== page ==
A recent donation to the Champaign County Historical Archives is this picture of Dorothy Bentley. She was a junior at Sidney High School when she died in 1918, from pneumonia after having influenza.
Small snippets of information can be found about her life and her death by searching newspapers in the Illinois Digital Newspaper collection. Some of these include her 1st place standing on school examinations, performing a duet for a program, moves made to attend school in Sidney, a bout with typhoid fever and various moves and business undertakings of her father, H. M. Bentley. Small articles on her death and funeral, that appeared in various Champaign and Urbana newspapers can also be found online. However, the most glowing tribute is not online but can be found on the Sidney Times microfilm at the Champaign County Historical Archives.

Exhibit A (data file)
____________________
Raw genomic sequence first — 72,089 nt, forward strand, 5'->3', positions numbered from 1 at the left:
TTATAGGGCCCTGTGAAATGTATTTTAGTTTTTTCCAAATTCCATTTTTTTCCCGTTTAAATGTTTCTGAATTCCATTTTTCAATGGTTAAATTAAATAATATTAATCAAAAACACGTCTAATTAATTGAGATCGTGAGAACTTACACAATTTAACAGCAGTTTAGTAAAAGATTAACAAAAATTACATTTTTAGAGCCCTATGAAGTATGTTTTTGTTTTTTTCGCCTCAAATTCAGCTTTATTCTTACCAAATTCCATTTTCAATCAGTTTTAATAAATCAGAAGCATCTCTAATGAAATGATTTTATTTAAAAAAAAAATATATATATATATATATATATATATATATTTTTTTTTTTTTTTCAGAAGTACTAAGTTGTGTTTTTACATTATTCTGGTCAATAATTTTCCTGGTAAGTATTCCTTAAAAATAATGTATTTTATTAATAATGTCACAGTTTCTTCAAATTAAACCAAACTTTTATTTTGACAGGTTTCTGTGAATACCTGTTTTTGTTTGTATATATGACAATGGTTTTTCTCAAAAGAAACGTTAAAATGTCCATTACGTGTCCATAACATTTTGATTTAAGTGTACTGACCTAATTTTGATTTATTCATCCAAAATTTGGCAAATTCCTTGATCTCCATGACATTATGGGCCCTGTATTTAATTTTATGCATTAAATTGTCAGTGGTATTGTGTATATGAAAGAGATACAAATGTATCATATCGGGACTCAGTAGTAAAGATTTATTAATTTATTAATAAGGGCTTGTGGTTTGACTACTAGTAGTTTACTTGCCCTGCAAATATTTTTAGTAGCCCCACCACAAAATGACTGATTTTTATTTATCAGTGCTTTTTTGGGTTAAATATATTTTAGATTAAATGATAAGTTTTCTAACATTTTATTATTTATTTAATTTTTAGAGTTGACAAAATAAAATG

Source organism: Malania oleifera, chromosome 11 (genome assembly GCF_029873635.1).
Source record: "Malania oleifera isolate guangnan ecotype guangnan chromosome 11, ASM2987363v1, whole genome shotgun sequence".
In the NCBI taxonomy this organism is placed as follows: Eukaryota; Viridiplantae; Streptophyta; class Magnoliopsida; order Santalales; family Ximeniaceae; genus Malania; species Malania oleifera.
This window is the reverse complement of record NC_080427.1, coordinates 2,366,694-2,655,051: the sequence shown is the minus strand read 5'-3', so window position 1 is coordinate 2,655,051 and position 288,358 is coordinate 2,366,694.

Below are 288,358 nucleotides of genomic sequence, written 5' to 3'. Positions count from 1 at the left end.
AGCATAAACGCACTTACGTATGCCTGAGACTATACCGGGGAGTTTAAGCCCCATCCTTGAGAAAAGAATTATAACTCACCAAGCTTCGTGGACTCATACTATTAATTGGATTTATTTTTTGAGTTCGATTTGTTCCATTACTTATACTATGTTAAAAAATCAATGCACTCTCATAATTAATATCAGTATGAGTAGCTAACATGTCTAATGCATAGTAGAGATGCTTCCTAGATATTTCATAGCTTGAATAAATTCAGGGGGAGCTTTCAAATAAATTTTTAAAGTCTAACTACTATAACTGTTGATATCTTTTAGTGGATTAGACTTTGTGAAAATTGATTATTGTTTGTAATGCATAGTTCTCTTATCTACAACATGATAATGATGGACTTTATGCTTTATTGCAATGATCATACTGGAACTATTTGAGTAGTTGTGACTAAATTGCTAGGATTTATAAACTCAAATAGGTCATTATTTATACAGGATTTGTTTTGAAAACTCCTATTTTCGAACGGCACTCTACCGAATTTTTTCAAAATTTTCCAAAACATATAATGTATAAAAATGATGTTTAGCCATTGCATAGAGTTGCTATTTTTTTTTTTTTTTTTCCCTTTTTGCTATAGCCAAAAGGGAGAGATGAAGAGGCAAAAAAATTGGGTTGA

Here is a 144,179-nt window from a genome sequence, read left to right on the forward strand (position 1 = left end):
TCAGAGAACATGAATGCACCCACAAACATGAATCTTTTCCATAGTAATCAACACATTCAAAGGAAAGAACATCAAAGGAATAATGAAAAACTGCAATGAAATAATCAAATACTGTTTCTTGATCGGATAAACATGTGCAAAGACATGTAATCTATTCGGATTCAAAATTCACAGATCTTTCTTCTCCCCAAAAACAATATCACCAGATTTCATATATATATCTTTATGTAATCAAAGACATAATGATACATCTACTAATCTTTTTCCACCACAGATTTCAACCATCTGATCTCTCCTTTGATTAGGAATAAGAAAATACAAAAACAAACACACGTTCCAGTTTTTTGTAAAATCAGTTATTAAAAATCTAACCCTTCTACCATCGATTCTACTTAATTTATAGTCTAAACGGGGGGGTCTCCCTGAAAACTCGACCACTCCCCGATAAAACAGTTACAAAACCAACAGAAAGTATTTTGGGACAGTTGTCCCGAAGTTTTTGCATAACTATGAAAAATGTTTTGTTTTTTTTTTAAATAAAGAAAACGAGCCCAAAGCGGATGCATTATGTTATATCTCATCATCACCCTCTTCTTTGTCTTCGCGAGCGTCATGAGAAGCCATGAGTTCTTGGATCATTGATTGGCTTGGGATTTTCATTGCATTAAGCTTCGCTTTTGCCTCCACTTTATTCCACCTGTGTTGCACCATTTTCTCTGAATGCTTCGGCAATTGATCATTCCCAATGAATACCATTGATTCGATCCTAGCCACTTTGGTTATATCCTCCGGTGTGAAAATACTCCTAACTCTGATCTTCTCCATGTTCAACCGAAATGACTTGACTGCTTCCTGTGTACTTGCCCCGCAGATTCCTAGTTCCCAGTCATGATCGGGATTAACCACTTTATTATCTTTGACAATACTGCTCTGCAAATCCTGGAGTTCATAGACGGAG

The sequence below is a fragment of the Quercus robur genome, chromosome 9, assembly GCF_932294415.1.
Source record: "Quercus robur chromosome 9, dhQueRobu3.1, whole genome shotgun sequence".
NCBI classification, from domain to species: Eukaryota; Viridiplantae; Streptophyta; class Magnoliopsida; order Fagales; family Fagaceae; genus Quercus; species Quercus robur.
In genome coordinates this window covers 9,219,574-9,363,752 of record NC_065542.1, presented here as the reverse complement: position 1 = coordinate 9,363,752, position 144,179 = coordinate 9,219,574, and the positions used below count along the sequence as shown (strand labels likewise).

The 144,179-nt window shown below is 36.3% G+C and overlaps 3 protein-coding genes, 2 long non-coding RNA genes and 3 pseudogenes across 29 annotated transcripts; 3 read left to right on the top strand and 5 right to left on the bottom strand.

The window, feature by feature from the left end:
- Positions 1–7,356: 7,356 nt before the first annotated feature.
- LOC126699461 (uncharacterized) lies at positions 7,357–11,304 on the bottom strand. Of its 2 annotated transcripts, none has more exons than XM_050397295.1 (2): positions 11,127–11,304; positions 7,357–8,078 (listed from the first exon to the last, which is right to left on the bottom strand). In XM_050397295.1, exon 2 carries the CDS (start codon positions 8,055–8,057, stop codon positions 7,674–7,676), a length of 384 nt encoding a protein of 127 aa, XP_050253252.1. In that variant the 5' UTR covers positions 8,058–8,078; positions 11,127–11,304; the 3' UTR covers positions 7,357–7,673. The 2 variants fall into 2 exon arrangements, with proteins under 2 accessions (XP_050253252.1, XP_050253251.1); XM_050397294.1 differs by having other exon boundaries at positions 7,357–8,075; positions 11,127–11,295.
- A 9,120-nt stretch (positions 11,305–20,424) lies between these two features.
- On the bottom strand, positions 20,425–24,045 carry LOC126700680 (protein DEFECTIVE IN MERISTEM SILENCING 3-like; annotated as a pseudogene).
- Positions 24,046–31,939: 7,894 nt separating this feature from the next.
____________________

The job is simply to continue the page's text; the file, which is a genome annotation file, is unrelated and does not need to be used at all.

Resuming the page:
In 1983, Chanute Commanding Officer Major General J.D. Moore hired Chief Master Sergeant and Chanute alum Donald O. Weckhorst to be the Chanute Air Force Base historian. Moore’s first order to Weckhorst was to create a pictorial history book of the base and Weckhorst immediately went to work on the project. From 1983-1992, Weckhorst contacted former and active Chanute students, instructors, civilians, and more from throughout the entirety of the base’s history seeking sources for the book. In his efforts, he contacted over 1,000 former Chanuters and received donations from approximately 300 people in the form of photographs, documents, maps, and other materials. Our collections at the CCHA not only include these donations, but also the correspondence between Weckhorst and former Chanute personnel concerning these donations. The correspondence often included information about the records being donated, stories from the base, updates on life after Chanute, and personal stories unrelated to Chanute. Weckhorst made personal connections with the people he contacted and developed friendships with them through the records they donated and their shared experience as Chanuters. Read more about Greetings from Chanute! The Envelope Art of Ladd Canney